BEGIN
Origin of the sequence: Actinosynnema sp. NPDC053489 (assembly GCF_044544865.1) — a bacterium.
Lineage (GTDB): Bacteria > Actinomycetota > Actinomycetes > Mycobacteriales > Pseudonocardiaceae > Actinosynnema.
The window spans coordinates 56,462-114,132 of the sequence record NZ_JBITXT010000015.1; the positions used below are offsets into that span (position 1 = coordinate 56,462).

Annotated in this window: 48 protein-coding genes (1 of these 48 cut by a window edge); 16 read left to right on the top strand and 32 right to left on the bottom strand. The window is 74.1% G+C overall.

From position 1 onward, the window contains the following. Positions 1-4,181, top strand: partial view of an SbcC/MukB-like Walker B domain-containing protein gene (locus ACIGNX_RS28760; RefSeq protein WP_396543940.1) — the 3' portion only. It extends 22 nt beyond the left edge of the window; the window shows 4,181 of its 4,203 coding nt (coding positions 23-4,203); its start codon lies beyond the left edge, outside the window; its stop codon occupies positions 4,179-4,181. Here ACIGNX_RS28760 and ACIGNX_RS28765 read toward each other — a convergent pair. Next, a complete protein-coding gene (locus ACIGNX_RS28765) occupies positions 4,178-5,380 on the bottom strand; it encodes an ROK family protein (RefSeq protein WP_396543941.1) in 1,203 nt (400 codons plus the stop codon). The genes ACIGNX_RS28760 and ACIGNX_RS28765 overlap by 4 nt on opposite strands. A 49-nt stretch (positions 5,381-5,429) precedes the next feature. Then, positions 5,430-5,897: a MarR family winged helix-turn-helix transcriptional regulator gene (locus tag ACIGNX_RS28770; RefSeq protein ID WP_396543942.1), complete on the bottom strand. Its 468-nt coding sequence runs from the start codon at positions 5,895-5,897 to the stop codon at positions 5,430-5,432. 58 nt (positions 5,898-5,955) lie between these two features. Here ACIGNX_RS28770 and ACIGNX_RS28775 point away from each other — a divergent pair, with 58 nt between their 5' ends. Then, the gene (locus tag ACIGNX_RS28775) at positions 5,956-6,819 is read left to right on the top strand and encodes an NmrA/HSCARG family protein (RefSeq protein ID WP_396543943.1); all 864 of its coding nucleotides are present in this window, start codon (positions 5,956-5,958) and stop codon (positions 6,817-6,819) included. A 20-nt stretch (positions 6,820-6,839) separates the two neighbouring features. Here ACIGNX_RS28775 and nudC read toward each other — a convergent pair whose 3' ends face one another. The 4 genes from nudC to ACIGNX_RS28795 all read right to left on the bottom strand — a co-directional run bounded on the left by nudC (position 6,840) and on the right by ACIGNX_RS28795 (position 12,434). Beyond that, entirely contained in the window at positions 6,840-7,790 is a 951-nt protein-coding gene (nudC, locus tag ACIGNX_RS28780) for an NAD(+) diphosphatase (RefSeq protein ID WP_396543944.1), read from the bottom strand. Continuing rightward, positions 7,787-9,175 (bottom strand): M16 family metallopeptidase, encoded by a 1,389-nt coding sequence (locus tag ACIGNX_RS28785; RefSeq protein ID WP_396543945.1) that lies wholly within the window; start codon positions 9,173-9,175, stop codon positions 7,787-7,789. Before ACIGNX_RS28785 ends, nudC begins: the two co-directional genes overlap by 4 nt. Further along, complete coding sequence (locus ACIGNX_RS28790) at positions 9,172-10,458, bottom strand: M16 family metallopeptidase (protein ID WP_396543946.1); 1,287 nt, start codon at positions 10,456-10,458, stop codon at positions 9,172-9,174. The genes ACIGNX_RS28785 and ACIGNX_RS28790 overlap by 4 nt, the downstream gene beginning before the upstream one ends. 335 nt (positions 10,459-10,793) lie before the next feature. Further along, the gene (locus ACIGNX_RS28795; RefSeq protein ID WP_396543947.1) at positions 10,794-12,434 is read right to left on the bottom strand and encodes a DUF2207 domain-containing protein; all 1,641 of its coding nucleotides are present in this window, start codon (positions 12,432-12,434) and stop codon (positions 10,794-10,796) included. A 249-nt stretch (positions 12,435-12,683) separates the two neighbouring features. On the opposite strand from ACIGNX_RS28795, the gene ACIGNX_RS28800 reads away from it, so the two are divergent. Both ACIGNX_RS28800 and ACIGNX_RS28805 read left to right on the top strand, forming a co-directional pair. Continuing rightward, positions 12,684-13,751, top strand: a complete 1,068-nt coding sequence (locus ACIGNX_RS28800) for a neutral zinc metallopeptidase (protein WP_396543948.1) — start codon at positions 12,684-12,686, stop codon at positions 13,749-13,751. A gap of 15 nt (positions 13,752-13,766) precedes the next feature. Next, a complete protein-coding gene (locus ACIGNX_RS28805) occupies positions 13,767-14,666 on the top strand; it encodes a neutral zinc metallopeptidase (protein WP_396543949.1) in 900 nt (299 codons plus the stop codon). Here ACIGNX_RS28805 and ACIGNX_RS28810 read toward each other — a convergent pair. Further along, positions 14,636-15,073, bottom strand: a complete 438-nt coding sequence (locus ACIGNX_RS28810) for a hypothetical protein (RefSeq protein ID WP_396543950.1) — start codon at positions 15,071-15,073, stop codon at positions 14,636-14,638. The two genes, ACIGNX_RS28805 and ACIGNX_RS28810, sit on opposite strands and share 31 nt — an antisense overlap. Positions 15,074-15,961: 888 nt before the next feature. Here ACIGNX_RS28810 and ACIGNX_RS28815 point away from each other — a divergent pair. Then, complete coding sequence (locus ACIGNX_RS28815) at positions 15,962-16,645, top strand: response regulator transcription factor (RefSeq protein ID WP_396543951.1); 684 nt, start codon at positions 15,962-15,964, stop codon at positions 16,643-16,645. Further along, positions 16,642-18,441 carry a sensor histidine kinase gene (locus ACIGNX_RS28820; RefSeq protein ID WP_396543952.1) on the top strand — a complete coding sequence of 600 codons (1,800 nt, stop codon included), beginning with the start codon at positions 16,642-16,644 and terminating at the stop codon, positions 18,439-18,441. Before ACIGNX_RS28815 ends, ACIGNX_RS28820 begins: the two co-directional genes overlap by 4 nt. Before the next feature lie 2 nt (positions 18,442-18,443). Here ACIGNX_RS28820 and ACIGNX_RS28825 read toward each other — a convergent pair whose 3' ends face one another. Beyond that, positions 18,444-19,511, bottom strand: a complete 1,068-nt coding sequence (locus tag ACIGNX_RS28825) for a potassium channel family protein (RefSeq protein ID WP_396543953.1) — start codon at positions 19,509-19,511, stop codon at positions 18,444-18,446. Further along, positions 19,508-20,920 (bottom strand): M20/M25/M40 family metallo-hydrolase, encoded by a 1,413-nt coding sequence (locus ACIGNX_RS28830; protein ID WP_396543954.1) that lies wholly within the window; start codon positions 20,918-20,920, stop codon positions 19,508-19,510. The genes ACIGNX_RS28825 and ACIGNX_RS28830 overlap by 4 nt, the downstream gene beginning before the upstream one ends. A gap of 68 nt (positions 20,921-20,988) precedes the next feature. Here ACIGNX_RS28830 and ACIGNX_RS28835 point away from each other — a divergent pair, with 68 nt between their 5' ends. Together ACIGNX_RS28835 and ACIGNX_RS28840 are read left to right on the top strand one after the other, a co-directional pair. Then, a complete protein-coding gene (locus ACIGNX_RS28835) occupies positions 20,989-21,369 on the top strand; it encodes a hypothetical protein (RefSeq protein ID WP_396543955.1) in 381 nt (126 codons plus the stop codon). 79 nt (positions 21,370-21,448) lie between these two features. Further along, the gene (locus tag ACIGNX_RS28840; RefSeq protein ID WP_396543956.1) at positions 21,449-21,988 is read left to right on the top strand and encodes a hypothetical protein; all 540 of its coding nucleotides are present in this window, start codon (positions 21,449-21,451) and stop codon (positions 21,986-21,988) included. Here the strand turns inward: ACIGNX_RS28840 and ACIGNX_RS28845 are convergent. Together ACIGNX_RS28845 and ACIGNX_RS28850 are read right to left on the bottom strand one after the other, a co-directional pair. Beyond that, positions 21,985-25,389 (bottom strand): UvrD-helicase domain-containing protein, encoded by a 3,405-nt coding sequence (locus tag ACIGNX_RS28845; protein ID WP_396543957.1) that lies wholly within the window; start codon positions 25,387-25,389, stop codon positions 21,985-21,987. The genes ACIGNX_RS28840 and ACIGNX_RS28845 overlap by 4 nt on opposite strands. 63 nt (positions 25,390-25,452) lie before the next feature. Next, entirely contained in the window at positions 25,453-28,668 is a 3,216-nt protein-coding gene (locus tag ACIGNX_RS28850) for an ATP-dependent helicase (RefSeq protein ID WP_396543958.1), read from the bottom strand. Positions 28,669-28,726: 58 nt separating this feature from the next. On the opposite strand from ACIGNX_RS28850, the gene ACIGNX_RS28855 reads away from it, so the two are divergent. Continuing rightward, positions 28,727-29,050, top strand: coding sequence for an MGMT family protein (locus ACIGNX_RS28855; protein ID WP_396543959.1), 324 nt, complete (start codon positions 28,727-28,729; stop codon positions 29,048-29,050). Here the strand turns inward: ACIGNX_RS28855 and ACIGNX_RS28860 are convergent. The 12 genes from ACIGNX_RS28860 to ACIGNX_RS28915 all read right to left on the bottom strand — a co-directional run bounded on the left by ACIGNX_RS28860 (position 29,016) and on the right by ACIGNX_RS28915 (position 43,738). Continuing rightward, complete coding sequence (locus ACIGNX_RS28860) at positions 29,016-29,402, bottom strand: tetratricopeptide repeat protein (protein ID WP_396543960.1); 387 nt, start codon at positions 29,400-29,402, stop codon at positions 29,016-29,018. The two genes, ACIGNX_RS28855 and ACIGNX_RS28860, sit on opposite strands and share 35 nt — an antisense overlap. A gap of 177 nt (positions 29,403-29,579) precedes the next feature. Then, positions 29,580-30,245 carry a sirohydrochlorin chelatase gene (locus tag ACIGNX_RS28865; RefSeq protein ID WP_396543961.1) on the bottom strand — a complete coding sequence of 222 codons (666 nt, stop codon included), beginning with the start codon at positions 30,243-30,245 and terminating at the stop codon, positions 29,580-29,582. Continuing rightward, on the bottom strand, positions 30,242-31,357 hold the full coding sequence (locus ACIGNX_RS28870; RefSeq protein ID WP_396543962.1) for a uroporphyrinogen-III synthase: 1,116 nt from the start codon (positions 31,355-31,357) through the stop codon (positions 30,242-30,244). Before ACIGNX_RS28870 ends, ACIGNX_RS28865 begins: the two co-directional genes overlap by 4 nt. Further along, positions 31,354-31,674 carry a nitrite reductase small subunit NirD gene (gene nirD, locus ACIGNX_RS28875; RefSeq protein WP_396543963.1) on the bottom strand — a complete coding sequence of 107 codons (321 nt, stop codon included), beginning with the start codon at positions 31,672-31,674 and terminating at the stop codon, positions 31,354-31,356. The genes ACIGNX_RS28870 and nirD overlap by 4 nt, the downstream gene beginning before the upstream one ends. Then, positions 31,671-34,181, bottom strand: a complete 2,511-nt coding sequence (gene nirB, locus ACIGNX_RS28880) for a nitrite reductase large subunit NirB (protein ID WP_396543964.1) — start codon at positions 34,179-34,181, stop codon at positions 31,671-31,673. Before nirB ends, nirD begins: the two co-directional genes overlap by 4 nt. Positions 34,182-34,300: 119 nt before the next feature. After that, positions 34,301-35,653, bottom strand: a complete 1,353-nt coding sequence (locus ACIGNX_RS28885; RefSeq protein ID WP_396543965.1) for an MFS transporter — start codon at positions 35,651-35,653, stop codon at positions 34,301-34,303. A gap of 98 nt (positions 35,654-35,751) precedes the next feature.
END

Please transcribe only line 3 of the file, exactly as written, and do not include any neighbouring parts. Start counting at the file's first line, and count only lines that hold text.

The window spans coordinates 56,462-114,132 of the sequence record NZ_JBITXT010000015.1; the positions used below are offsets into that span (position 1 = coordinate 56,462).